By  on June 7, 2007

LONDON — Puma is leaping into luxury with Urban Mobility, its first premium range of designer accessories, travel equipment and luggage.

The range was launched last month at Selfridges here, where it will be sold exclusively, and is rolling out globally in July to a variety of high-end department stores and furniture and music outlets.

Urban Mobility is placed at a higher price point than mainstay Puma sportswear, and the brand plans to expand further in this direction. "It's an area of our business with big ambitious growth," said Nina Wolf, head of accessories at Puma.

The 10-piece collection includes shoulder bags, document wallets, bento lunch boxes, suitcases and carryalls. Prices run from 17 pounds, or $37, for a bento box, to 240 pounds, or $476, for a rolling carry-on.

"We wanted to come up with something different, fresh and innovative. The market environment is very competitive," said Wolf, describing the look of the collection as clean, modern and minimal. "We stripped each design down to its essentials."

Many of the luggage pieces feature the line's signature rosewood laminate base panels. The unusual material was inspired, according to Wolf, by the 1956 Charles and Ray Eames chair, which customers identified as in sync with the Puma image, according to the company's research.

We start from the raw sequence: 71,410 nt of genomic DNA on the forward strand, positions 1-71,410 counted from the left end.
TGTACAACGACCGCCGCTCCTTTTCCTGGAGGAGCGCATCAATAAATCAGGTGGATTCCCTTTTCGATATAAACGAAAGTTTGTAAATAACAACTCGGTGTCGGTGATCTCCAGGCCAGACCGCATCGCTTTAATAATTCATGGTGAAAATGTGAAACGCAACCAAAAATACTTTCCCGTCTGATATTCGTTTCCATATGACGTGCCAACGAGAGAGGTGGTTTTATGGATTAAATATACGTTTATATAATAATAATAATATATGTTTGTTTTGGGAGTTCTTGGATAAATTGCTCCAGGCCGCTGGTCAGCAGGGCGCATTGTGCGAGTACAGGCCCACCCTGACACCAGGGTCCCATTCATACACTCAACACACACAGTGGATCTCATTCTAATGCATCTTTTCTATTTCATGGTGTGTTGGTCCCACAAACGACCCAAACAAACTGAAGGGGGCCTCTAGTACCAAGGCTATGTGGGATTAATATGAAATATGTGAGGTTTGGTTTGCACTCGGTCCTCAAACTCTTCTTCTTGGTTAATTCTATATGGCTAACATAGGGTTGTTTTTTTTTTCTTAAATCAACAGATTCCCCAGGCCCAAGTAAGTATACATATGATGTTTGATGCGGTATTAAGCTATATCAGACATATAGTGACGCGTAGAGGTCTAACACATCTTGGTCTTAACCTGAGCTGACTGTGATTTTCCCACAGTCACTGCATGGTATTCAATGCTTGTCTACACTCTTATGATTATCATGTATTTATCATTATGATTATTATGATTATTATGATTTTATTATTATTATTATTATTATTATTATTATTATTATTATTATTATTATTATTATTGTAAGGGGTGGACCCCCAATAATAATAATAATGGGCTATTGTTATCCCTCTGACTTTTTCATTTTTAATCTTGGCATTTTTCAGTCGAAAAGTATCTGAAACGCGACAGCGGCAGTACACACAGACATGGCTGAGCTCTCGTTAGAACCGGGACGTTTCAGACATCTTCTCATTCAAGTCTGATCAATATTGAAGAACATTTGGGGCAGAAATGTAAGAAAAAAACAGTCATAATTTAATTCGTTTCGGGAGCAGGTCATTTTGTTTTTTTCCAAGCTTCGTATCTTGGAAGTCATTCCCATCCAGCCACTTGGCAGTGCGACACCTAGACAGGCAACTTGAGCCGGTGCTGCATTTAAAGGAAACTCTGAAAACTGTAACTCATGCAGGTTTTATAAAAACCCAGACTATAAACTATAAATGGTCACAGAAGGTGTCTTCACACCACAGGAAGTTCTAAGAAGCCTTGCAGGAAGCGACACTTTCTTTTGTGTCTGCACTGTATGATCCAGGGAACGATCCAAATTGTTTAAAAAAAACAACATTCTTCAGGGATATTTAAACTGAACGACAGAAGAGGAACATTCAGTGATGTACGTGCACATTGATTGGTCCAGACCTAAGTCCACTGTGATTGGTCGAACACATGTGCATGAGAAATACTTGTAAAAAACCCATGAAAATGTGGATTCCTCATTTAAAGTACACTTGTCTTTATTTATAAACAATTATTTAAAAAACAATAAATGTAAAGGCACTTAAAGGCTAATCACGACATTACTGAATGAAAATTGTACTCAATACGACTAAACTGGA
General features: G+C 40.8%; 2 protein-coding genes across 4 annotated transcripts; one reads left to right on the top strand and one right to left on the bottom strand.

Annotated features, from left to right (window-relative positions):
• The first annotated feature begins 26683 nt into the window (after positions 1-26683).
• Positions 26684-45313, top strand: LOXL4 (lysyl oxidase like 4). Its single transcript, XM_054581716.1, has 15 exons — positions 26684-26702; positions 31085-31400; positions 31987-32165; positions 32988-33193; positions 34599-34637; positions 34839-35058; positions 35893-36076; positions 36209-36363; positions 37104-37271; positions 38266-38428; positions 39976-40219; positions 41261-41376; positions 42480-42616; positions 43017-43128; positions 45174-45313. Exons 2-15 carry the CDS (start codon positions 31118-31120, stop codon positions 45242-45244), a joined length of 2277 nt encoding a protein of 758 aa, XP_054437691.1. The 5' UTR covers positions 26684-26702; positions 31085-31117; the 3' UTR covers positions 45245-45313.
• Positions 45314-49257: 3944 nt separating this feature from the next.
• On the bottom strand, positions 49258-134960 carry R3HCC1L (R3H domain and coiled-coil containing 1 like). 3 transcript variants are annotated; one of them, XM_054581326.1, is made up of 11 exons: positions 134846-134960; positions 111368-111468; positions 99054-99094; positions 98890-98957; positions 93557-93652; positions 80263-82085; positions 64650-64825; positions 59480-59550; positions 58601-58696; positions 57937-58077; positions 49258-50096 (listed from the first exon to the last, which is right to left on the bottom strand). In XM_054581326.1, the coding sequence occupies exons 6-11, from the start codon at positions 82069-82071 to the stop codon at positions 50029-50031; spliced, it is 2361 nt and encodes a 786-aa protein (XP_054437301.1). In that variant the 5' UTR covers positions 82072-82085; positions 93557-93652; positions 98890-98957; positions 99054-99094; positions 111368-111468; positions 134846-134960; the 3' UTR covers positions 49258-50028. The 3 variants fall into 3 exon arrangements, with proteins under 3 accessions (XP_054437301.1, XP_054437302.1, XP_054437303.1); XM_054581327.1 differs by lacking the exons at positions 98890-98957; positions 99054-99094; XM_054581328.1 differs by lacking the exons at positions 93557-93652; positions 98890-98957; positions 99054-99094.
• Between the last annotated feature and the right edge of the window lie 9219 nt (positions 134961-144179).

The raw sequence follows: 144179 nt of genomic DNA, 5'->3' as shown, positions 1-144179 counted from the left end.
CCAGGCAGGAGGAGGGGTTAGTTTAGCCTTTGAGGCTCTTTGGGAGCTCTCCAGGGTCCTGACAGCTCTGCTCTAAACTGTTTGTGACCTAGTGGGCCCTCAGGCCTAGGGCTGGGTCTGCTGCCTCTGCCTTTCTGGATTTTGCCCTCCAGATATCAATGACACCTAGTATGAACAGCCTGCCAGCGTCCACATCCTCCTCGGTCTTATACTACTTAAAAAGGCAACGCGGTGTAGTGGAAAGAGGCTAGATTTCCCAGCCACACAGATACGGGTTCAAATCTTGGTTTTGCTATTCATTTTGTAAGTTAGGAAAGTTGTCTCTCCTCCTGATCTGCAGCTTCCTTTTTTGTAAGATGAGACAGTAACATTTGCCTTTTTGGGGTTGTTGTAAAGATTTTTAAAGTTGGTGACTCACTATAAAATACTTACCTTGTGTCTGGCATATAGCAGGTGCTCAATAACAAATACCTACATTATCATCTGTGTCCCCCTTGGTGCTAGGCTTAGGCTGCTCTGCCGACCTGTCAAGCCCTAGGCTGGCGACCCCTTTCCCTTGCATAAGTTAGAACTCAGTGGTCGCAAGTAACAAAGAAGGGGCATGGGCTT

Other special features include tri-bonded fabric to make the bags 100 percent waterproof, and water-sensitive monogram marks. "We wanted the branding to be very subtle," added Wolf.

Reinforcing the exclusive image, Puma has marked the launch with an Urban Mobility limited edition bag, made from white nappa leather, with matching accessories. Only 600 will be made and each will carry its own serial number.

Puma has tapped photographer Ryan McGinley, who recently was named Young Photographer of the Year by the International Center of Photography in New York, to make a short video installation to celebrate the occasion. The video was shown at the May 21 launch, and a Puma representative said a second collaboration with McGinley was already in the works.

"This is our first range to enter the lifestyle area," said Wolf. "We're not just targeting department stores, but music and furniture retailers…in addition to airport retailers. Each season will have a different story, tackling a different problem. There's been a lot of sameness in the luggage market for a while, but now people are paying more attention to it. We have a lot of ideas in the pipeline for the concept."

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